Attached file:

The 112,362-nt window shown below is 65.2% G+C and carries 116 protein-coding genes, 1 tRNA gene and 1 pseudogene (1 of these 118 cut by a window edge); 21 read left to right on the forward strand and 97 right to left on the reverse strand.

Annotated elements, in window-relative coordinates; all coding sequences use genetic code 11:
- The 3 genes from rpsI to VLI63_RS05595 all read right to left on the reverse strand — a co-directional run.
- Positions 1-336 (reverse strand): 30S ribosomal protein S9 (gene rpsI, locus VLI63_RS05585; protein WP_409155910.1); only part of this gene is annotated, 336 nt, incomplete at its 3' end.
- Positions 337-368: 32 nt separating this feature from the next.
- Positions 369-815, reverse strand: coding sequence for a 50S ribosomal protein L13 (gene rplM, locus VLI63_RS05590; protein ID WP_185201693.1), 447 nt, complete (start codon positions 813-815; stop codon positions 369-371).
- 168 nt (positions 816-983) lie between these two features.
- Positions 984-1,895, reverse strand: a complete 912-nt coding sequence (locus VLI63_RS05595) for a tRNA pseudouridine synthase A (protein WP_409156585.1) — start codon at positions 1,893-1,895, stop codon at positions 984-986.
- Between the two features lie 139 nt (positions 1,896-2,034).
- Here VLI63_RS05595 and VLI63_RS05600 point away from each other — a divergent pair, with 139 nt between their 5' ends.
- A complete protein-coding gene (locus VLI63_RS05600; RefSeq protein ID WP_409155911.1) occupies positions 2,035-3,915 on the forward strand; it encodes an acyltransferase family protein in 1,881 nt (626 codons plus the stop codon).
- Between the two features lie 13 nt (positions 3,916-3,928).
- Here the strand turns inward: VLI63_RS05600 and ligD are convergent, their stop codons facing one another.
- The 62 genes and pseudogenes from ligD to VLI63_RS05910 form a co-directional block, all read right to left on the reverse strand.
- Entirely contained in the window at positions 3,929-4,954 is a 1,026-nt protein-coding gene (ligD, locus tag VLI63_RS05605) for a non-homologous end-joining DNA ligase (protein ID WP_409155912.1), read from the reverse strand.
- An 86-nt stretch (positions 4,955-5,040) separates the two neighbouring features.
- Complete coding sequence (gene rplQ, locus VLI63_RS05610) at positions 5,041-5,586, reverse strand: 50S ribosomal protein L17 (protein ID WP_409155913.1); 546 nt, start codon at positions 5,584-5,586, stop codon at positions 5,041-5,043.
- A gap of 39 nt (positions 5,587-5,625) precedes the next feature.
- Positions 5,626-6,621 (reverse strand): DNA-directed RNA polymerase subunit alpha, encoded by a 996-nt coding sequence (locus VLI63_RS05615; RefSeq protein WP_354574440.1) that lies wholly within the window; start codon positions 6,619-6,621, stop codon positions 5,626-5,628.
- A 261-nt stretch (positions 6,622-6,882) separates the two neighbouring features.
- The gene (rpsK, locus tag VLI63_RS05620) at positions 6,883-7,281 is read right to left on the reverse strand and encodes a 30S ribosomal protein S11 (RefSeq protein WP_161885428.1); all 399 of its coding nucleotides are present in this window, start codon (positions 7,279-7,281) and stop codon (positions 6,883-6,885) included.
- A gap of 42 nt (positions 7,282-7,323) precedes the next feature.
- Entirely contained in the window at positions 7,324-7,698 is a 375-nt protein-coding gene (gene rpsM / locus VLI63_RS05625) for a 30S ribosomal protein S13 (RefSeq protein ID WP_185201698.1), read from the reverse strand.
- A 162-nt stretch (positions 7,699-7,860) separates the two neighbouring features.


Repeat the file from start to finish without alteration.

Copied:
The 112,362-nt window shown below is 65.2% G+C and carries 116 protein-coding genes, 1 tRNA gene and 1 pseudogene (1 of these 118 cut by a window edge); 21 read left to right on the forward strand and 97 right to left on the reverse strand.

Annotated elements, in window-relative coordinates; all coding sequences use genetic code 11:
- The 3 genes from rpsI to VLI63_RS05595 all read right to left on the reverse strand — a co-directional run.
- Positions 1-336 (reverse strand): 30S ribosomal protein S9 (gene rpsI, locus VLI63_RS05585; protein WP_409155910.1); only part of this gene is annotated, 336 nt, incomplete at its 3' end.
- Positions 337-368: 32 nt separating this feature from the next.
- Positions 369-815, reverse strand: coding sequence for a 50S ribosomal protein L13 (gene rplM, locus VLI63_RS05590; protein ID WP_185201693.1), 447 nt, complete (start codon positions 813-815; stop codon positions 369-371).
- 168 nt (positions 816-983) lie between these two features.
- Positions 984-1,895, reverse strand: a complete 912-nt coding sequence (locus VLI63_RS05595) for a tRNA pseudouridine synthase A (protein WP_409156585.1) — start codon at positions 1,893-1,895, stop codon at positions 984-986.
- Between the two features lie 139 nt (positions 1,896-2,034).
- Here VLI63_RS05595 and VLI63_RS05600 point away from each other — a divergent pair, with 139 nt between their 5' ends.
- A complete protein-coding gene (locus VLI63_RS05600; RefSeq protein ID WP_409155911.1) occupies positions 2,035-3,915 on the forward strand; it encodes an acyltransferase family protein in 1,881 nt (626 codons plus the stop codon).
- Between the two features lie 13 nt (positions 3,916-3,928).
- Here the strand turns inward: VLI63_RS05600 and ligD are convergent, their stop codons facing one another.
- The 62 genes and pseudogenes from ligD to VLI63_RS05910 form a co-directional block, all read right to left on the reverse strand.
- Entirely contained in the window at positions 3,929-4,954 is a 1,026-nt protein-coding gene (ligD, locus tag VLI63_RS05605) for a non-homologous end-joining DNA ligase (protein ID WP_409155912.1), read from the reverse strand.
- An 86-nt stretch (positions 4,955-5,040) separates the two neighbouring features.
- Complete coding sequence (gene rplQ, locus VLI63_RS05610) at positions 5,041-5,586, reverse strand: 50S ribosomal protein L17 (protein ID WP_409155913.1); 546 nt, start codon at positions 5,584-5,586, stop codon at positions 5,041-5,043.
- A gap of 39 nt (positions 5,587-5,625) precedes the next feature.
- Positions 5,626-6,621 (reverse strand): DNA-directed RNA polymerase subunit alpha, encoded by a 996-nt coding sequence (locus VLI63_RS05615; RefSeq protein WP_354574440.1) that lies wholly within the window; start codon positions 6,619-6,621, stop codon positions 5,626-5,628.
- A 261-nt stretch (positions 6,622-6,882) separates the two neighbouring features.
- The gene (rpsK, locus tag VLI63_RS05620) at positions 6,883-7,281 is read right to left on the reverse strand and encodes a 30S ribosomal protein S11 (RefSeq protein WP_161885428.1); all 399 of its coding nucleotides are present in this window, start codon (positions 7,279-7,281) and stop codon (positions 6,883-6,885) included.
- A gap of 42 nt (positions 7,282-7,323) precedes the next feature.
- Entirely contained in the window at positions 7,324-7,698 is a 375-nt protein-coding gene (gene rpsM / locus VLI63_RS05625) for a 30S ribosomal protein S13 (RefSeq protein ID WP_185201698.1), read from the reverse strand.
- A 162-nt stretch (positions 7,699-7,860) separates the two neighbouring features.